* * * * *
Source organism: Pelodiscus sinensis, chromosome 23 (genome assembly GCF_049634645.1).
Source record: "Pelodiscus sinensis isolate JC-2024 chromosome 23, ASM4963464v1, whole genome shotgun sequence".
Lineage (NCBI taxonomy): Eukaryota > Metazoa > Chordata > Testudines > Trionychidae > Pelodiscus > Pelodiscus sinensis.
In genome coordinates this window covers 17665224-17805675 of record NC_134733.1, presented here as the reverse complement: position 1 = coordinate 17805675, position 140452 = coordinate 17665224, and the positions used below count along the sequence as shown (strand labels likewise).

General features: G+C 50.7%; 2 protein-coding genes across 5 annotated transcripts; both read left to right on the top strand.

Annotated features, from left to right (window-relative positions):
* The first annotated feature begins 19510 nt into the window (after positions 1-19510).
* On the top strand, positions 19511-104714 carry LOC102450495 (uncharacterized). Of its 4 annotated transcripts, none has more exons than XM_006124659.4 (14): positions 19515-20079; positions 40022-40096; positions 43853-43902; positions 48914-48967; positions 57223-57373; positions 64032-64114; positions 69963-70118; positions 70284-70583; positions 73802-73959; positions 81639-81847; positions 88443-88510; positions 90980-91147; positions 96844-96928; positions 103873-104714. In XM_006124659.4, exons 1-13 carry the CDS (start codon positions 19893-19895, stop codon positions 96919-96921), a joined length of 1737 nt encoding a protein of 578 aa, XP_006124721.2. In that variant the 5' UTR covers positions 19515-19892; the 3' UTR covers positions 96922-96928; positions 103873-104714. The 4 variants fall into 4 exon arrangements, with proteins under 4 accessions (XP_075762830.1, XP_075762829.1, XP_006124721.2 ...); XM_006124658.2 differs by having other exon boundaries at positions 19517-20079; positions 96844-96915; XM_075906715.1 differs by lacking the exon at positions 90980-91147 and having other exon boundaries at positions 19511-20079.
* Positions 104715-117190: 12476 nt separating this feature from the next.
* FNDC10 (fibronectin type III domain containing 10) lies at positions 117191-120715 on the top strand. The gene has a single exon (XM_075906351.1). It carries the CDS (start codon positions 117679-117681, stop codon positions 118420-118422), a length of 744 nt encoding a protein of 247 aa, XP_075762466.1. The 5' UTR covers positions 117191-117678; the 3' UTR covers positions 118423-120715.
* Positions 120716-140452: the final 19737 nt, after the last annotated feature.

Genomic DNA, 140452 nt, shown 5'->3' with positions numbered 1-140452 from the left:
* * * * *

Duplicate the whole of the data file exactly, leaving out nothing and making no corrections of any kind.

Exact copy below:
Source organism: Pelodiscus sinensis, chromosome 23 (genome assembly GCF_049634645.1).
Source record: "Pelodiscus sinensis isolate JC-2024 chromosome 23, ASM4963464v1, whole genome shotgun sequence".
Lineage (NCBI taxonomy): Eukaryota > Metazoa > Chordata > Testudines > Trionychidae > Pelodiscus > Pelodiscus sinensis.
In genome coordinates this window covers 17665224-17805675 of record NC_134733.1, presented here as the reverse complement: position 1 = coordinate 17805675, position 140452 = coordinate 17665224, and the positions used below count along the sequence as shown (strand labels likewise).

General features: G+C 50.7%; 2 protein-coding genes across 5 annotated transcripts; both read left to right on the top strand.

Annotated features, from left to right (window-relative positions):
* The first annotated feature begins 19510 nt into the window (after positions 1-19510).
* On the top strand, positions 19511-104714 carry LOC102450495 (uncharacterized). Of its 4 annotated transcripts, none has more exons than XM_006124659.4 (14): positions 19515-20079; positions 40022-40096; positions 43853-43902; positions 48914-48967; positions 57223-57373; positions 64032-64114; positions 69963-70118; positions 70284-70583; positions 73802-73959; positions 81639-81847; positions 88443-88510; positions 90980-91147; positions 96844-96928; positions 103873-104714. In XM_006124659.4, exons 1-13 carry the CDS (start codon positions 19893-19895, stop codon positions 96919-96921), a joined length of 1737 nt encoding a protein of 578 aa, XP_006124721.2. In that variant the 5' UTR covers positions 19515-19892; the 3' UTR covers positions 96922-96928; positions 103873-104714. The 4 variants fall into 4 exon arrangements, with proteins under 4 accessions (XP_075762830.1, XP_075762829.1, XP_006124721.2 ...); XM_006124658.2 differs by having other exon boundaries at positions 19517-20079; positions 96844-96915; XM_075906715.1 differs by lacking the exon at positions 90980-91147 and having other exon boundaries at positions 19511-20079.
* Positions 104715-117190: 12476 nt separating this feature from the next.
* FNDC10 (fibronectin type III domain containing 10) lies at positions 117191-120715 on the top strand. The gene has a single exon (XM_075906351.1). It carries the CDS (start codon positions 117679-117681, stop codon positions 118420-118422), a length of 744 nt encoding a protein of 247 aa, XP_075762466.1. The 5' UTR covers positions 117191-117678; the 3' UTR covers positions 118423-120715.
* Positions 120716-140452: the final 19737 nt, after the last annotated feature.

Genomic DNA, 140452 nt, shown 5'->3' with positions numbered 1-140452 from the left: